Stranger Than Paradise
John Lurie, Eszter Balint, Richard Edson
Director: Jim Jarmusch
For any true cinematic auteur, the idea of creative paradise is one where free rein and the final cut prevail, and nowhere is that better realised than in the world of independent cinema.
Although the movement now yields a slew of cheap, cellphone-shot shoegazing knock-offs that dominate YouTube, there was a time when you couldn't take your eyes off three people sitting in a cheap room. That time was heralded by Jim Jarmusch's aptly titled Stranger Than Paradise, a simple, often silent affair where not much really happens.
Broken down into three city-based acts, the film follows Hungarian immigrant Willie (musician John Lurie) as he wastes his days in his tiny New York apartment, playing cards and hanging with best friend Eddie (Richard Edson). When his fresh-off-the-boat cousin, Eva (Eszter Balint), comes to visit, Willie decides to teach her all about America: TV dinners, R&B and brash humour.
Her departure leads the Big Apple pair to dull Cleveland, and then the titular bliss of Florida, where a mundane motel room offers stranger charms than any postcard paradise outside.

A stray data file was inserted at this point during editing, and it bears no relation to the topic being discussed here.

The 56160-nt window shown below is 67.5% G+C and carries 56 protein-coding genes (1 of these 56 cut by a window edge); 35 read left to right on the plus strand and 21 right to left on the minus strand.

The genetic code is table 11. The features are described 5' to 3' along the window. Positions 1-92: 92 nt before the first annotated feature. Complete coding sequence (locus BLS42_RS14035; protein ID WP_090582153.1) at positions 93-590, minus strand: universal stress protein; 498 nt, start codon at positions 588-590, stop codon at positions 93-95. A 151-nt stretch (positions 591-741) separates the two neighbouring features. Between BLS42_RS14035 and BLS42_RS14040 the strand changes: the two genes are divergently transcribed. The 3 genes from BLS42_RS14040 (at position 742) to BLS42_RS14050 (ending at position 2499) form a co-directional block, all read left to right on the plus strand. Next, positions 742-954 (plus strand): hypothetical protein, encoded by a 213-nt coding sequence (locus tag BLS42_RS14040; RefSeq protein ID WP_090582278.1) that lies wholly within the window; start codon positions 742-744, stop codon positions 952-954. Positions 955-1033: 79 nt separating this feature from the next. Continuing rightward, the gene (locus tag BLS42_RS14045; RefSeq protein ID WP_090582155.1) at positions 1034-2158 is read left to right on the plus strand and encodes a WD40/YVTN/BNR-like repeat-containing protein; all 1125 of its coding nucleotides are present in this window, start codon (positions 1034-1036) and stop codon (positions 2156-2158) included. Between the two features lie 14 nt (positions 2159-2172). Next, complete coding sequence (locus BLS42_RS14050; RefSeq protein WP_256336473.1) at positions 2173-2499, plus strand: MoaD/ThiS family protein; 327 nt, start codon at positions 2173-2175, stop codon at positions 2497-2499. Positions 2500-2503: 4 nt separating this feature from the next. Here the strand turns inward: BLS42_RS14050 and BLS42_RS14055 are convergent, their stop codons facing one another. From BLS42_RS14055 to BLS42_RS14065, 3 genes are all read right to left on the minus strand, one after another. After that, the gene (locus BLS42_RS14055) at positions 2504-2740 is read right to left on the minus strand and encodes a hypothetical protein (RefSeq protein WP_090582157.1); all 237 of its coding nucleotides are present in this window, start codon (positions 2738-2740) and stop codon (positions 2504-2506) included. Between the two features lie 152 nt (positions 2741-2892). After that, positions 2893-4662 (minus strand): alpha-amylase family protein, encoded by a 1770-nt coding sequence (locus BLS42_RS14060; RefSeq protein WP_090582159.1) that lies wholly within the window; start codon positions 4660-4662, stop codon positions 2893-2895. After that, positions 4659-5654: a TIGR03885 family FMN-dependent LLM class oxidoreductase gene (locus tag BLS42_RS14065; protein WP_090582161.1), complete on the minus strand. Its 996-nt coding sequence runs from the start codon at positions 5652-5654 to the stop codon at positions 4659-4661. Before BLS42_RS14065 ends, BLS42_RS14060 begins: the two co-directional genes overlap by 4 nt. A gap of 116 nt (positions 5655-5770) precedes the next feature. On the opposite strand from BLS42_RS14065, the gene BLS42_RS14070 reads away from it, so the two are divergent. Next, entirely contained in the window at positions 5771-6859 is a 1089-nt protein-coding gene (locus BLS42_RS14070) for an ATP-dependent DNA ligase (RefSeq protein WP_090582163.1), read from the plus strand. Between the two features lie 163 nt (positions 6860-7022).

The structure and story lends itself better to an off-off-Broadway production - but therein lies much of its charm: through gloomy rooms, endless long takes and circling conversations, Jarmusch created a stripped-down style where a series of unremarkable moments said more about us than any time-travelling blockbuster of 1984.
Universal stranger-in-a-strange-land themes of adaptation, education and sheer boredom made each brief vignette of a scene that much more poignant, while the director's deadpan method that easily segues between comedy and tragedy allows us to better relate to this bitter pill of a film.
Its mainstream-damning approach signalled a new wave of independent cinema, where a fistful of dollars and a few ideas could turn anyone into a filmmaker. The impressive homages that stood out - Slacker, Clerks - unfortunately saw those directors eventually selling out for more money, and the movement petered out a few years after it started.
But Jarmusch stuck to his filmmaking guns. It wasn't until his body of work was more rounded that his ideas truly took shape, but when they did, they showed the true universality of human nature - whether that's through three wise men in a jail cell (Down By Law), cab drivers around the world (Night on Earth) or just simple conversations over a cup of joe and a smoke (Coffee and Cigarettes).
Jarmusch is still riding his career outside of Hollywood even though the idea of independent cinema is all but dead. His recent output might not be what it once was, but Paradise stands out as that key moment when utopia was found not in intergalactic adventures or even humorous romances, but in the existential loitering of everyday folk.